The young couple entered the clinic with heads bowed and now they stood before me, not certain whether they should sit or not.

“Our OB/GYN sent us here,” stated the young woman with tears in her eyes. I asked them to sit and waited.

”We desperately wanted this child,” he said, with great concern and fear in his eyes, “however, the doctor told us  that the fetus is dead and he sent us here to talk with you.”

“Did your doctor give you the options: to carry the fetus to term or to abort?”

“I cannot carry a dead fetus for 9 months. I cannot,” tears now coming in torrents. The young man held her while she wept and asked, “Can you please help us? Our doctor sent us here for the procedure.”

A counselor came in to assist them with the required forms; to go with her to lab and to have another ultrasound.   Counseling with follow up instructions and care came next to last.

A twenty-four wait period had to be observed; the day after was chosen; the appointment made.

The last task was to prepare them, as best we could, for the protesters who would not know why they came. They would hurl epitaphs at them as they would to all who came that day and every day.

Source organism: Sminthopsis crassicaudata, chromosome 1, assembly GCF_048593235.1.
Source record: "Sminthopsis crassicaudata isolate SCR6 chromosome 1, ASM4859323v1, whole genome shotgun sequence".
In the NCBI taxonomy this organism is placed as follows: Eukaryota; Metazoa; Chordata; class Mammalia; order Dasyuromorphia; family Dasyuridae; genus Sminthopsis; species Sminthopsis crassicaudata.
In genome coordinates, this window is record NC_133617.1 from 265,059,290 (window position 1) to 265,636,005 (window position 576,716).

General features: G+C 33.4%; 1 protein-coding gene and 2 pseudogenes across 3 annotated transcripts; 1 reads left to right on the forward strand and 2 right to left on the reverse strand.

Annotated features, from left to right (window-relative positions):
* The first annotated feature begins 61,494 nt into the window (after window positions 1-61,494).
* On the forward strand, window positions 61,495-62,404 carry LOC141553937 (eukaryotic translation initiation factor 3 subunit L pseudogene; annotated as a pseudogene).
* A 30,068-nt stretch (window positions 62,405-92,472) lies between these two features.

On the appointed day, the young man stopped the car to let his wife enter the clinic while he parked. Protesters rushed forward. “God does not want you to do this,” they shouted.

Weeping she turned and screamed: “You don’t know why I am here!”

Hurriedly, the young man went to shield his wife from the maddening shouts of the protesters.

After seating her, he approached and asked, “Is it safe for me to go and speak with the protesters?”  I assured him that it was as safe as it would ever be. I had not noticed any strangers on my way in that morning.  Only the regular protesters were present and I would go with him.

We crossed over into their space. “Would you please hear this young man?” They all gathered around and agreed.

He stated simply: “We wanted to have a child but the fetus is dead. I would appreciate you not calling my wife and me names.”

The protesters stood silently.  Knowing he had said all he could, he was ready to return to the clinic.

As the door closed behind us, he heard: “Don’t do this. We can help. Don’t murder your child,” as another young woman entered.

He bowed his head; disappeared into the waiting room to sit and wait with his wife… and his thoughts.

© 2011


3 thoughts on “Abortion

    1. They are with one exception (at least during my time as administrator and owner of the clinic): if something bad was about to happen they would not come and they always knew when something was going to happen! So they were the barometer or harbinger of bad tidings!


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